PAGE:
Some people (well, one pilot) tag this unusual Light Sport Aircraft an “armchair in the sky.” That’s not a slap at its handling qualities, but rather a testament to the amazing view provided by the canopy design. The Sky Arrow 600 is an Italian design with a carbon fiber airframe and a Rotax 912 ULS. The engine is on top, which makes preflighting a bit of a pain, according to AOPA Pilot Senior Editor Al Marsh, who flew this airplane for an article in the April 2007 issue. But he had good things to say about its performance characteristics, particularly in a strong, gusty crosswind, which you can watch on the video that’s embedded in the article. Marsh is seen flying the airplane over the Chesapeake Bay, and that’s the dual span of the Chesapeake Bay Bridge in the background.
Posts Tagged ‘Chesapeake Bay Bridge’
This is a random series of dumb, sometimes just “plane” stupid, and often funny (in retrospect) things that pilots have done. There isn’t a rhyme or reason to the order. But looking back over more than 20 years I’ve been flying, I’ve seen—or heard first hand—some real doozies. These are some of my favorites.
Tried to leave, but couldn’t. One pilot, a student, forgot to untie the tail of the Cessna 152. He started it up, did his After Start checklist, and with his instructor’s consent, juiced the throttle. The nose immediately jerked, went up a bit, and then came back down as the airplane rolled backwards a bit. The CFI had not seen that the tail rope was still tied either, but immediately figured it out. He also acted as though he let all of this happen: “Don’t make me do that to you again! Now, shut this airplane down, and go untie the rope. I hope you’ve learned something!”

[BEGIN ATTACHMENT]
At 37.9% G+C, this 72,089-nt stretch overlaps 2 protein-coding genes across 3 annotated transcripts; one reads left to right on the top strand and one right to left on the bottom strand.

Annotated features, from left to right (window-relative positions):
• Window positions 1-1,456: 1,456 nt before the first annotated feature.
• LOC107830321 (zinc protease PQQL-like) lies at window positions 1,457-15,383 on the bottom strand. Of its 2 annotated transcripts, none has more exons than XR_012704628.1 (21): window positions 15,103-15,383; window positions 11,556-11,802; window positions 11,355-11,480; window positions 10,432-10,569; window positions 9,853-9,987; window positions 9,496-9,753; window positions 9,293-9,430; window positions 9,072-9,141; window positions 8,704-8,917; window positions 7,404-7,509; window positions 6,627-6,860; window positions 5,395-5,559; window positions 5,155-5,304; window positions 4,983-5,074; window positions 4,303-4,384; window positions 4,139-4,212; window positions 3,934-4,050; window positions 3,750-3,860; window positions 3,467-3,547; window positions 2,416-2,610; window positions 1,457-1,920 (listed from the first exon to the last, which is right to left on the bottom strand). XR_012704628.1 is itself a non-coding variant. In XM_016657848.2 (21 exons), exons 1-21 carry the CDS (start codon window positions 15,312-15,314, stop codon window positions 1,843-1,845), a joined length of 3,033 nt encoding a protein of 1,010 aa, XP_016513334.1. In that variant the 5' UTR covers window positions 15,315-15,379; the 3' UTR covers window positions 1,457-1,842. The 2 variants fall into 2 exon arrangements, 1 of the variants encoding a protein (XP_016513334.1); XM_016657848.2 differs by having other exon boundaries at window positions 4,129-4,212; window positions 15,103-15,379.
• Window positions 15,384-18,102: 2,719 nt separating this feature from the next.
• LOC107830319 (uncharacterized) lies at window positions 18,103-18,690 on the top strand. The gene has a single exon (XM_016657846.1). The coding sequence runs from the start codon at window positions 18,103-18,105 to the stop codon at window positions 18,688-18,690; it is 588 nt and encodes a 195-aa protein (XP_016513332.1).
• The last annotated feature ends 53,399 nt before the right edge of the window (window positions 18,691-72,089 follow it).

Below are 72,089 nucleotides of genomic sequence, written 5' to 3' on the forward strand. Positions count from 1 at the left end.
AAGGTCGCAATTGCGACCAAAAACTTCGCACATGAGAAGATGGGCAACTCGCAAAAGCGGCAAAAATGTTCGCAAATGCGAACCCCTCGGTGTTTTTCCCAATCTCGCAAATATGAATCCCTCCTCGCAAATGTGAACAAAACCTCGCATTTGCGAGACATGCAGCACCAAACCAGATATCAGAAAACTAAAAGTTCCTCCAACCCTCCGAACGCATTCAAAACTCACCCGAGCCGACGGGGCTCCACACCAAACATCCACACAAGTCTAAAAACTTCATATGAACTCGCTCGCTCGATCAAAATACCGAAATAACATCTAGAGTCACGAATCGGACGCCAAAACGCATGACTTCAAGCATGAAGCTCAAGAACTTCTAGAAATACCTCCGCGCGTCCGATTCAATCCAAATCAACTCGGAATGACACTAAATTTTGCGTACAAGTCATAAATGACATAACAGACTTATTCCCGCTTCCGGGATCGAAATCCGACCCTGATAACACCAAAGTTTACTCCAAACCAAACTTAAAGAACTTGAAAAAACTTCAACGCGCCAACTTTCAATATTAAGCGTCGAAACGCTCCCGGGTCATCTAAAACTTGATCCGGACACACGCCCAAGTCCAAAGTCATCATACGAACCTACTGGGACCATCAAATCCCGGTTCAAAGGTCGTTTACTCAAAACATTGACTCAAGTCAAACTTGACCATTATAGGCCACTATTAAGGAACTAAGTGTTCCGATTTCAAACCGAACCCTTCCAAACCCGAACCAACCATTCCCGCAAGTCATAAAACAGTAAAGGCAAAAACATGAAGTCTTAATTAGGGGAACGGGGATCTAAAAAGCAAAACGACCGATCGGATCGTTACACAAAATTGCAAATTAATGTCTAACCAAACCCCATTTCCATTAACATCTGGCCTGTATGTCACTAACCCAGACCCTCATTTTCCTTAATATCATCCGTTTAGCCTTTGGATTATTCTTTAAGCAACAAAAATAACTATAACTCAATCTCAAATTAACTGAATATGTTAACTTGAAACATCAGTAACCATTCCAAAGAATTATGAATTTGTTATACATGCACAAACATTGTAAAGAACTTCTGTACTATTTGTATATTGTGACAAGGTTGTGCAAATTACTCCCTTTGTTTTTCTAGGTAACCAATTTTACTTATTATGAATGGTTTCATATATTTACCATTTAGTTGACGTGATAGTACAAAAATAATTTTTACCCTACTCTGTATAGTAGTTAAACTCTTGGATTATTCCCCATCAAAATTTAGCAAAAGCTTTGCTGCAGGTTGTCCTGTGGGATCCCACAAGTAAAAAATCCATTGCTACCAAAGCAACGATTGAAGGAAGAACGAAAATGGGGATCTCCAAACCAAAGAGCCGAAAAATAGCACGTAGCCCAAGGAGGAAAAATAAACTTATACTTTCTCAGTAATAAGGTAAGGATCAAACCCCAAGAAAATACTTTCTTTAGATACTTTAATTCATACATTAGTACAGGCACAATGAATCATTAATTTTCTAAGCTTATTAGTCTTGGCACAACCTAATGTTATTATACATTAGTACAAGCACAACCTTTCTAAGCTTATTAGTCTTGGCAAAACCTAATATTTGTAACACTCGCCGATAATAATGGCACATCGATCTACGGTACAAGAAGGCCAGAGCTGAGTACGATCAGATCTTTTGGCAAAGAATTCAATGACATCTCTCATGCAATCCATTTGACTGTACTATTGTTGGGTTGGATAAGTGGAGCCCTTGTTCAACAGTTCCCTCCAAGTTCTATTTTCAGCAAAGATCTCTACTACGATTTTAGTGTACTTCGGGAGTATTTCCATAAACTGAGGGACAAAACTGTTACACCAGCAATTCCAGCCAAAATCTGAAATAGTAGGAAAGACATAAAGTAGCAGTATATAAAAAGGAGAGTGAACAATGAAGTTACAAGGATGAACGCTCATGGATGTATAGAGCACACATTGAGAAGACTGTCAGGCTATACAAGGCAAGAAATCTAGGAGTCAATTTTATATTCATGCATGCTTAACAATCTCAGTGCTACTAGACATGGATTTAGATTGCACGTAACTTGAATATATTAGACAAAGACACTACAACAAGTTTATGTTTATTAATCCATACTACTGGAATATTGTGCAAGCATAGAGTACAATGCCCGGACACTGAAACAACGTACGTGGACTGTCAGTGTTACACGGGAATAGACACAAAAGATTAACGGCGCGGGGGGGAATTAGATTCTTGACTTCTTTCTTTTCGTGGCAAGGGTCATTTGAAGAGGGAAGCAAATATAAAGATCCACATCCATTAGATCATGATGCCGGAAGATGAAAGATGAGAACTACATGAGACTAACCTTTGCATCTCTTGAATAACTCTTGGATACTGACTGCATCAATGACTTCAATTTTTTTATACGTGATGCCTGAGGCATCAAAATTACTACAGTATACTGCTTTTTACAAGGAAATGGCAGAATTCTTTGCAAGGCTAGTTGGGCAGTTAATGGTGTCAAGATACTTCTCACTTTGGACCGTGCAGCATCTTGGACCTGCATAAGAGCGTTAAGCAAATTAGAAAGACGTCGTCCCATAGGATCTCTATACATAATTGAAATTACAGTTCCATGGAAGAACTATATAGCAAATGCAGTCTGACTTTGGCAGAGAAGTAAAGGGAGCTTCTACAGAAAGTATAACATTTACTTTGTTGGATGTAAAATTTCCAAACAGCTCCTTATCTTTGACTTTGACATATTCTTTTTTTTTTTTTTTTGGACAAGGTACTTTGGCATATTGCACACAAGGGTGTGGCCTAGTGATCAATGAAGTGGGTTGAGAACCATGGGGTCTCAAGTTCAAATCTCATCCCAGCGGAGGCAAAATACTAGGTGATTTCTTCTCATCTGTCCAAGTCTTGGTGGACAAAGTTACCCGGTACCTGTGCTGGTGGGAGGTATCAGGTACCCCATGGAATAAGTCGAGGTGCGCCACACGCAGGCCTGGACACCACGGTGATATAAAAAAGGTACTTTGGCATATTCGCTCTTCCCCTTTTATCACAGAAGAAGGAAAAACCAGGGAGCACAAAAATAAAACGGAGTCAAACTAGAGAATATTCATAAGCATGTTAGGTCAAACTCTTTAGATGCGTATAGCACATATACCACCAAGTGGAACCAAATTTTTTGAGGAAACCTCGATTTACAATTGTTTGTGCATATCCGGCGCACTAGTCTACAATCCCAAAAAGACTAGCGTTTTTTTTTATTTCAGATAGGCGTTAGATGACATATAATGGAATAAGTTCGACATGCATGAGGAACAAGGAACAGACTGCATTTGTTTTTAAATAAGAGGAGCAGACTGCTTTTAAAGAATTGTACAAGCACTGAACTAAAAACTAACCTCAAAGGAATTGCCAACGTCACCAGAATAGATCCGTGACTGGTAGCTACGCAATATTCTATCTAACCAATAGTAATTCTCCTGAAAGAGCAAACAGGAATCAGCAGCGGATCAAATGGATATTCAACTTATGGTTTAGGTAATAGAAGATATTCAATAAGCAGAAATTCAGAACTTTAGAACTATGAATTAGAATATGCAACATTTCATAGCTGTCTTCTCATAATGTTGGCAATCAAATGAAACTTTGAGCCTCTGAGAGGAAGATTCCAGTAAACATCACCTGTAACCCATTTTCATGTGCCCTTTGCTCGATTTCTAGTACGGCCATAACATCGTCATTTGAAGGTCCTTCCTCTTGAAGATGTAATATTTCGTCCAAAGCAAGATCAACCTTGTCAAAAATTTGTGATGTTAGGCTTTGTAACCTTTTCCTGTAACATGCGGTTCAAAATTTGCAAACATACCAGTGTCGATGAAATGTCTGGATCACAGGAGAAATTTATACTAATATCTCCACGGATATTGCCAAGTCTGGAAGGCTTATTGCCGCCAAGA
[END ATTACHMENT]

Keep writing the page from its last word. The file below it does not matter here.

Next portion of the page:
At least he was a quick thinker.
Left, but shouldn’t have. Airline crews have certain things that they simply can not leave without. The maintenance log is one of them. I’ve heard of several captains, though, who have, and if they are lucky, they take off, get a radio call before they get too far away, and return to the airport. The tower usually knows what’s going on, and they take enormous pleasure in introducing the world to Captain Forgetful. It’s never happened to me, but I can only imagine what the speech to the passengers is like, let alone the explanation to the chief pilot.
What’s worse is when the crew gets where they are going, and then a special ferry flight has to be scheduled if the company can’t get the logbook onto another flight to XYZ.
As a result, guys come up with all kinds of reminders to make sure that they don’t make this mistake: turning screens off, moving their rudder pedals out of reach, writing notes on their clips or their hands. Hey, whatever works.
Left, but he shouldn’t have, Part II. Did you ever try to retract the landing gear, only to find that you didn’t remove the gear pins? Me either, but others have. The pins are put in to move the airplane after the hydraulic systems depressurize. But even modern hydraulic systems can’t overcome those pins. About the time you notice it, the tower can see the “REMOVE BEFORE FLIGHT” flags flapping the slipstream. “Hey, did you guys know…?”
Maybe they’ll get the chief pilot mentioned below.
Left…the engine running. This has happened twice that I know of. The first time, jets were new to the property and the crew left for the hotel. Upon arriving in his room, the captain got a phone call from the station. He talked the station through the shutdown procedure, and went to bed. Rumor is the company never knew.
The second time (different captain), the company and the FAA got wind of it, and the captain had to do the carpet dance, as he had several thousand hours in the aircraft. Not too long after, he became the chief pilot. Go figure.
In part II, Chip Wright will share incidents that illustrate how the FAA has eyes in the back of its head, and much more.–Ed.